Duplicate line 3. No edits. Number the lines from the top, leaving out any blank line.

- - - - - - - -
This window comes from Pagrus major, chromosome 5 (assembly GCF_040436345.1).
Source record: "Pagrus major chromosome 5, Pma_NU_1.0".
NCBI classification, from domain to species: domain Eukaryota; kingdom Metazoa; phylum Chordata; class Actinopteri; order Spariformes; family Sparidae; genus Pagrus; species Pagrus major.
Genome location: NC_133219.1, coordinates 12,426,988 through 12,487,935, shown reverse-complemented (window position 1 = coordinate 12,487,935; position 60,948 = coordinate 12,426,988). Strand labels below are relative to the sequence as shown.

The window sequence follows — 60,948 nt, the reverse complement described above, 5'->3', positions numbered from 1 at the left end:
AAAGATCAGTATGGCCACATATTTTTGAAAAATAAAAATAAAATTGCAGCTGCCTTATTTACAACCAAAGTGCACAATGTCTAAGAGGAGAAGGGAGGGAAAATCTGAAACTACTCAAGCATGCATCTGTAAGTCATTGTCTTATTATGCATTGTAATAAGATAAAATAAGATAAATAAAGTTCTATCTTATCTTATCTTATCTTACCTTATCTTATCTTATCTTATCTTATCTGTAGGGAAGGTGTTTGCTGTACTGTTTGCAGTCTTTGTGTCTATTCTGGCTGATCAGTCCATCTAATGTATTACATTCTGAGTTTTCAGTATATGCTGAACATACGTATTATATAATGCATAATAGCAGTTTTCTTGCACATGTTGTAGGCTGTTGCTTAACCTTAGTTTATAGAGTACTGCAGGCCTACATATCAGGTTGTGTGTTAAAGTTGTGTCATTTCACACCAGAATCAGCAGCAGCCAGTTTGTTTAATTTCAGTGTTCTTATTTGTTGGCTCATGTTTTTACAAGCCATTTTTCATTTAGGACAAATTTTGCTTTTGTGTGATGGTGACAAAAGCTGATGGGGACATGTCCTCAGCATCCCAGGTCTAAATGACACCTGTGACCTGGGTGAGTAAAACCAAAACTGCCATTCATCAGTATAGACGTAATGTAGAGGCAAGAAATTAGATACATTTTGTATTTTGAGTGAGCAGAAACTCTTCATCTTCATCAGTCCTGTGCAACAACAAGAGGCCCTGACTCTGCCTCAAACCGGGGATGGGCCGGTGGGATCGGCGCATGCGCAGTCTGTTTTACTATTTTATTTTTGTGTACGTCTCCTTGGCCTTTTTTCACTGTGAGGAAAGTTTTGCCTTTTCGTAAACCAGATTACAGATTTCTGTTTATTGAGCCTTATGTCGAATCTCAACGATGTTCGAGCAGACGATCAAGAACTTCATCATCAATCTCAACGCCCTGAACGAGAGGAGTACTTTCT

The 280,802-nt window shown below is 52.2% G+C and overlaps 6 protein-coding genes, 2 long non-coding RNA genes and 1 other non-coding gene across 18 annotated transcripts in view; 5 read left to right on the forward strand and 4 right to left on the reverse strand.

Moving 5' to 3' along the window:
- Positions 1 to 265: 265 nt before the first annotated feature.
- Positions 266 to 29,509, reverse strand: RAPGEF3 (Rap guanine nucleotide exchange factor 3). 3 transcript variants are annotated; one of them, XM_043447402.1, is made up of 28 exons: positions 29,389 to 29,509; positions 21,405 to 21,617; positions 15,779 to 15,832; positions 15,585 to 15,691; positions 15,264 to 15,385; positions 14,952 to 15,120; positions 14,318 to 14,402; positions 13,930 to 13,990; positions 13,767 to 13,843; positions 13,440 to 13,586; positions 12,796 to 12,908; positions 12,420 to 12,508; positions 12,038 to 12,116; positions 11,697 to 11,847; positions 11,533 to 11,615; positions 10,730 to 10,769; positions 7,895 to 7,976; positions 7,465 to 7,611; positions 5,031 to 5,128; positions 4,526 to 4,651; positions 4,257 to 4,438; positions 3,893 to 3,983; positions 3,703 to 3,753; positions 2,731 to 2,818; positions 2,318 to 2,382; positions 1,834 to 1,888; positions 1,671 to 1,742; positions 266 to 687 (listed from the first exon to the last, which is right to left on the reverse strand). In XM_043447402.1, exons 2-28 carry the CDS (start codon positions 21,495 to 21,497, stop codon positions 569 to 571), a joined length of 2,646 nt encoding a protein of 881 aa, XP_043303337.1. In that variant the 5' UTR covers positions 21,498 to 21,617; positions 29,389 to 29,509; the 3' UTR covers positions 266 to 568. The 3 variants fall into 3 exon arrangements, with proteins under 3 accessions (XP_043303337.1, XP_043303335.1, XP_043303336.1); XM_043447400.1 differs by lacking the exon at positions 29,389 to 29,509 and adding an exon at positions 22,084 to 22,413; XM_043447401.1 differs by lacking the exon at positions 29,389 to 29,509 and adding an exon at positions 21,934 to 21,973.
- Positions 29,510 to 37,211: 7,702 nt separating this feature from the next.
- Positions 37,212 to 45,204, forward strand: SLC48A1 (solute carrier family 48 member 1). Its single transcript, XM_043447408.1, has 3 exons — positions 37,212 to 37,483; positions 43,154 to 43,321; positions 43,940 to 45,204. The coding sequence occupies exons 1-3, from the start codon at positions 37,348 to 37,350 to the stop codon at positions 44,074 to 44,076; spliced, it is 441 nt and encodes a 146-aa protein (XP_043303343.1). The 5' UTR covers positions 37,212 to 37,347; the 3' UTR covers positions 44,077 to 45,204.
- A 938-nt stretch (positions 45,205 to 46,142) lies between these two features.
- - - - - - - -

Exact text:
NCBI classification, from domain to species: domain Eukaryota; kingdom Metazoa; phylum Chordata; class Actinopteri; order Spariformes; family Sparidae; genus Pagrus; species Pagrus major.